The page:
‘We came here because this is the land of freedom’: Kimberly Mendoza

By Sarah Pledge Dickson

Nov. 3, 2020


Kimberly Mendoza with friend Meredith Woociker at Friday’s Trump Rally in Tampa, Florida.

Kimberly Mendoza with friend Meredith Woociker at Trump Rally in Tampa, Fla. on Oct. 29. Photo provided by Kimberly Mendoza

Kimberly Mendoza voted for Democratic candidate Hillary Clinton in the 2016 presidential election because the campaign was, in her view, “all for equality and LGBTQ rights and lowering taxes.” 

Four years later, Mendoza no longer sees her values reflected in the party and views her vote for Clinton as a mistake. This time, she’s voting to give President Donald Trump a second term.  

“Trump might not be the best speaker in general,” she says, but “I judge people’s character and value by their action more than their words.”  

Mendoza, 25, is a Latina living in Tampa, Fla., where she works for the Trump campaign as a canvasser and event organizer. Born in Puerto Rico, she moved to the U.S. with her family when she was 9. She is half Puerto Rican and half Peruvian.   

In the battleground state of Florida, the president and his 2020 Democratic challenger Joe Biden have been courting Latino voters, who make up 17 per cent of the state’s voting population, according to the Pew Research Centre – the largest Latino electorate among all states. That makes Latina voters like Mendoza a key demographic in a key state. Polls showed Trump slightly ahead in the days leading up to the election. 

Mendoza says her taxes have decreased under Trump and she was pleased to see the president appoint an openly gay cabinet member. But the two main issues that pushed her to the right of the political spectrum were the Republican Party’s stance on human trafficking and a deep fear of communism and socialism in America. 

For Latin American voters, fear of communism can be “grounded in that trauma of lived experiences in their home countries,” says Carlos A. Suarez Carrasquillo, a professor at the Latin American Department of the University of Florida and an expert in Puerto Rican studies and urban politics.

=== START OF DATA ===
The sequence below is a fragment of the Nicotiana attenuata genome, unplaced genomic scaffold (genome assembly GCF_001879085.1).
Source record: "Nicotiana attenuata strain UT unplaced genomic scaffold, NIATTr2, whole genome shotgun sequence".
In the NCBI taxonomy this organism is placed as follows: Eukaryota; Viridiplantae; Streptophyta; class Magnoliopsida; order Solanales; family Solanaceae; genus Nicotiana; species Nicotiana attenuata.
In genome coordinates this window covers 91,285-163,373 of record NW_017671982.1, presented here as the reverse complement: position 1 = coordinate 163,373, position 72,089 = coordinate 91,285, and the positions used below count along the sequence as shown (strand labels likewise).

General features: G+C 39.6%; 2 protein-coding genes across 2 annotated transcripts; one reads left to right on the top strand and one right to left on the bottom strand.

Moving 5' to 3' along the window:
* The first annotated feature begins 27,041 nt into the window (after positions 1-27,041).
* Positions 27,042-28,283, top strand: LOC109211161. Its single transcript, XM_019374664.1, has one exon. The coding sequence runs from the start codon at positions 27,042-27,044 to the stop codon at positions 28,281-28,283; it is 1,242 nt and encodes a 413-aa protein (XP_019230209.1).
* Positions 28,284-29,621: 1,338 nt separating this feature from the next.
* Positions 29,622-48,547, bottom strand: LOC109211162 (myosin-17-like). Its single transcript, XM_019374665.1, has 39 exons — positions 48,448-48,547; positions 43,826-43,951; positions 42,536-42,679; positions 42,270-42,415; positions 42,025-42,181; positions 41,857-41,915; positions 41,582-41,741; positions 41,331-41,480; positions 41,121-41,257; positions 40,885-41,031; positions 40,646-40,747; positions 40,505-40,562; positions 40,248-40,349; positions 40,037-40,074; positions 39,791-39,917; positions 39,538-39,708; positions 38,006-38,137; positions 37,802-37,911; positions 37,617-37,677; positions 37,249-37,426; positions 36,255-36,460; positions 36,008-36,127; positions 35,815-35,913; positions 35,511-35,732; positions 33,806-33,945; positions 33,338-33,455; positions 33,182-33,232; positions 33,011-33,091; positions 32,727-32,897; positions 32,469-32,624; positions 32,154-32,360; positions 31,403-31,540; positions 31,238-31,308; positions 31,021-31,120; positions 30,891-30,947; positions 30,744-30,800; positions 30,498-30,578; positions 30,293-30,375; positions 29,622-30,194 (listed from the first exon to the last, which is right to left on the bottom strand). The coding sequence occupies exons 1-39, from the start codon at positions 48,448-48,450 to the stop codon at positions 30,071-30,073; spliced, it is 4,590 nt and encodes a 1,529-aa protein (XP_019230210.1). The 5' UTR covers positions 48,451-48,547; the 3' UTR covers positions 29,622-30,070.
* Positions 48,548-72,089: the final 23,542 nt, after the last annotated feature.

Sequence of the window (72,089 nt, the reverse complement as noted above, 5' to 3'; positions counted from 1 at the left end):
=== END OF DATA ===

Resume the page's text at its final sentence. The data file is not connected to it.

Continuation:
Listening to radio and television advertisements in Spanish, he has noted that what’s interesting is their effort in portraying Biden as a communist,” and wonders whether this might be an attempt by the Trump campaign to speak directly to Latin American voters. 

At a rally in Tampa on Friday, Trump repeated a common attack on his challenger. “Biden and Obama made a pathetic one-sided deal with the Castro dictatorship,” Trump said. My opponent stands with socialists and communists.”  

This worries Mendoza. “I saw an ad that said, ‘Democratic Socialists for Biden.’ That worries me, that’s what my family escaped from. They aren’t even hiding it anymore.” 

We came here because this is the land of freedom, the land of opportunity. Why would we want to bring [communist] values into here?”  

Florida is ranked third in the United States for human trafficking. After learning about a friend being trafficked in California, Mendoza became concerned about the issue in her own state. When she reached out to local political representatives to express her concerns, the Republican party answered, the Democratic party didn’t, she says. 

Mendoza worries that opening borders further could contribute to trafficking in the U.S. “The Republican Party is saying ‘let us ask you what your purpose is,’ because if you’re here for the wrong reasons, then why are we letting you in?” she says. “Why is that fair to the rest of the people here, why are we putting our citizens in danger?”  

Trisha Medina, a Puerto Rican woman living in Hollywood, Florida, takes a different view on the president and his challenger. “Biden believes in equality and justice for all of us, unlike Trump,” she says. In Trump’s eyes, I am a second-class citizen because I am Hispanic and a woman.”  

“I did not let anyone’s nay saying keep me from doing my best to vote Trump out, Medina adds. 

On election night, Mendoza will be with campaign volunteers from surrounding counties in Tampa, watching results come in.  

Regardless of her political opinion, she says, “There shouldn’t be any reason for riots, there shouldn’t be any reason for death threats. No matter what candidate ends up winning today, I know we’ll keep fighting as a unit, we’ll keep fighting as a community, we’ll keep fighting as a nation.”